How Scheme Changes Impact IDP Player Value (Fantasy Football)
There is a very important aspect in IDP formats that new owners tend to overlook. With the yearly turnover of head coaches in the NFL it’s important to keep abreast of the changes and the past defensive tendencies of the new head coach. Or more importantly to be aware of the past schemes implemented by the new or sometimes retained defensive coordinator.
Think of it as in standard fantasy leagues knowing if an offense favors 3-wide, 4-wide receiver (WR) sets or do they tend to run a lot of 2-tight and sets or favor the slot WR position (I’m looking at you New England Patriots). This information helps to set up draft boards as well as weekly lineups and the same is true of defensive schemes.
Changing the Defensive Scheme
Fantasy values can be positively or negatively affected by scheme changes as more often than not, player designations will be changed from the previous regime. These designation changes will absolutely alter the way IDP owners approach the draft as well as weekly lineups.
4-3 to a 3-4
Let’s take a look at what happens when a new coaching staff comes in and changes the defensive scheme from a 4-3 to the 3-4. In this situation, players that were defensive ends (DE) will now be considered outside linebackers (LB) and receive that designation.
This is a blow to their fantasy value as they will often be playing upright (without their ‘hands in the dirt’) and asked to drop into coverage while also being the primary edge rushers. All this can lead to a drop off in tackle numbers and a tumble down fantasy draft boards as there will be too many inside linebackers worth selecting ahead of them. Most edge rushing LBs finish outside the top-24 in balanced scoring formats meaning they bring LB3 value or worse. They can be later round draft selections come fantasy draft day.
Generally, the switch from a 4-3 to a 3-4 doesn’t dramatically affect the inside linebackers nearly as much as the switch from DE to LB. In the 4-3 the LBs to target are the weak side (WLB) and middle (MLB) LBs as they tend to rack up tackle totals as the defensive line funnels rush attempts to the middle of the field. In a switch to the 3-4 these players will simply stay inside with LB designations often referred to as the right inside linebacker (RILB) or left inside linebacker (LILB). They are still the LBs to target early in drafts.
3-4 to a 4-3
Now let’s examine the effect of switching from a 3-4 scheme to a 4-3 scheme and the fantasy ramifications. The biggest benefactors here are former edge rushing OLBs now being labeled with a DE designation. Their fantasy value rises exponentially and there are a few reasons why.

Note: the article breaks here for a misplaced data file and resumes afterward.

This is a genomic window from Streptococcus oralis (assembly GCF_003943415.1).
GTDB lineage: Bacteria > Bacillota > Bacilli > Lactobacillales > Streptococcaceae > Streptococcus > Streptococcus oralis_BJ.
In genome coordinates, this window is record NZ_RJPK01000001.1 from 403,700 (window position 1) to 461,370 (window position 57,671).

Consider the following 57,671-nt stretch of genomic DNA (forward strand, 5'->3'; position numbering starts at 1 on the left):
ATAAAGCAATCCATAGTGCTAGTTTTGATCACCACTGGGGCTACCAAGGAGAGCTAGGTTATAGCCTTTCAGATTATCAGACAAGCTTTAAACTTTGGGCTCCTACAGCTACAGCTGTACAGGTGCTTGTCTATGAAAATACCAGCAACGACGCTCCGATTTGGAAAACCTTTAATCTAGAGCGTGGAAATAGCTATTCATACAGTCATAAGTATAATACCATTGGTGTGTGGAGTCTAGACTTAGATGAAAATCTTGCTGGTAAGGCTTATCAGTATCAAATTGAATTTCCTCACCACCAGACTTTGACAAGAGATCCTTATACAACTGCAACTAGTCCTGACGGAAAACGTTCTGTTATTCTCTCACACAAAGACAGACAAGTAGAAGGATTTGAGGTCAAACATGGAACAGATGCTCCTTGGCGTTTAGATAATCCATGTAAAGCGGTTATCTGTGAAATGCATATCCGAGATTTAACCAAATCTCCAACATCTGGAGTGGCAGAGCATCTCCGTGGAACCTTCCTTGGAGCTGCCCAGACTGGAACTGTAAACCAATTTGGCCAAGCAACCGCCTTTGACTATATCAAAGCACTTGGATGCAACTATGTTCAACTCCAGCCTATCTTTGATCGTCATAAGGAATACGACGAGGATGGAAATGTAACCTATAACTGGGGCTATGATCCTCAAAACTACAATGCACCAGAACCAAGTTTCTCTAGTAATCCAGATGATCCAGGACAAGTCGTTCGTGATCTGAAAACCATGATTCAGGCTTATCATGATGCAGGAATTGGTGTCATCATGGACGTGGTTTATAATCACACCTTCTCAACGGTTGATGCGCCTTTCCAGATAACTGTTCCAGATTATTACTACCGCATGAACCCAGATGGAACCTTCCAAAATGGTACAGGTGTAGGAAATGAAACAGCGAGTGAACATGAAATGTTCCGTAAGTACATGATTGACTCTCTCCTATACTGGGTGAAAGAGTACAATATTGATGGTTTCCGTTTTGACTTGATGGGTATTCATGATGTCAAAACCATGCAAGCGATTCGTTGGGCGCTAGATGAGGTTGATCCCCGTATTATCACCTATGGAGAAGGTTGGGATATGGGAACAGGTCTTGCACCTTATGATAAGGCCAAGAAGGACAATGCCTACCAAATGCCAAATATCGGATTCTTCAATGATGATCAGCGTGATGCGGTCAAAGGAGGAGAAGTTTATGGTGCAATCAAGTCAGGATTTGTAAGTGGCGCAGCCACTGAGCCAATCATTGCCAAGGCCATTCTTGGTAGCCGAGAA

First off, the DE position brings value as edge rushers bringing sack potential and they are also called upon to set the edge against the run boosting tackle totals. That’s not to say OLB edge rushers can’t put up double-digit sacks and decent tackle numbers as well as they often do. However, it’s the tackle numbers relative to the position that increases DEs in a 4-3 and their fantasy values. The DL position will always trail the LB position in tackle production and therefore, alters the scoring curve.
For example, an OLB may put up 14 sacks, eight combined ‘big plays’ (forced fumble, int etc.) but just 48 total tackles. In most balanced scoring formats that would land this player 31st or so among LBs while the same totals would land him among the top-5 DL for fantasy purposes. That’s why IDP owners love the DE designation.
As for the secondary and how scheme changes come into play things get a bit murkier. The league, in general, has gone in favor of ‘sub packages’ (nickel and dime packages) with most defenses lining up in these sets over 50% of the time. The main things to look for here are coaches/coordinators that favor bringing the strong safety (SS) into the box (within eight-yards of the line of scrimmage) replacing a LB. This tendency has grown popular of late and the easiest way to track it is through snap counts which can be found here at FantasyPros.
Some teams will replace LBs that struggle in coverage with a SS that now will be able to either cover the tight end, running backs or slot receiver while also helping in run support. Look for starting LBs that play roughly 60%-65% of the snaps and then check the snap counts of the safeties. Again, it’s a bit of a murky situation.
One last thing to look for after a coaching/coordinator change is the style of defense they have run in their previous stops. Are they an aggressive coach willing to sell out to get the quarterback utilizing what we used to call the ‘fire zone’ blitz. In short, bring five or more on the rush while dropping a couple of unexpected players in coverage to confuse the offense. That’s an old school example but you get the point.
The best way to get an idea of a coach’s aggressiveness blitz wise is to take a look at the teams sack totals for players not generally tasked with getting to the quarterback. How many sacks do the inside LBs and DBs have? Generally, some inside LBs in an aggressive scheme will have at least five sacks while 3.5 to 4 is more in line for DBs. More blitzing leads to more big plays and more IDP scoring opportunities.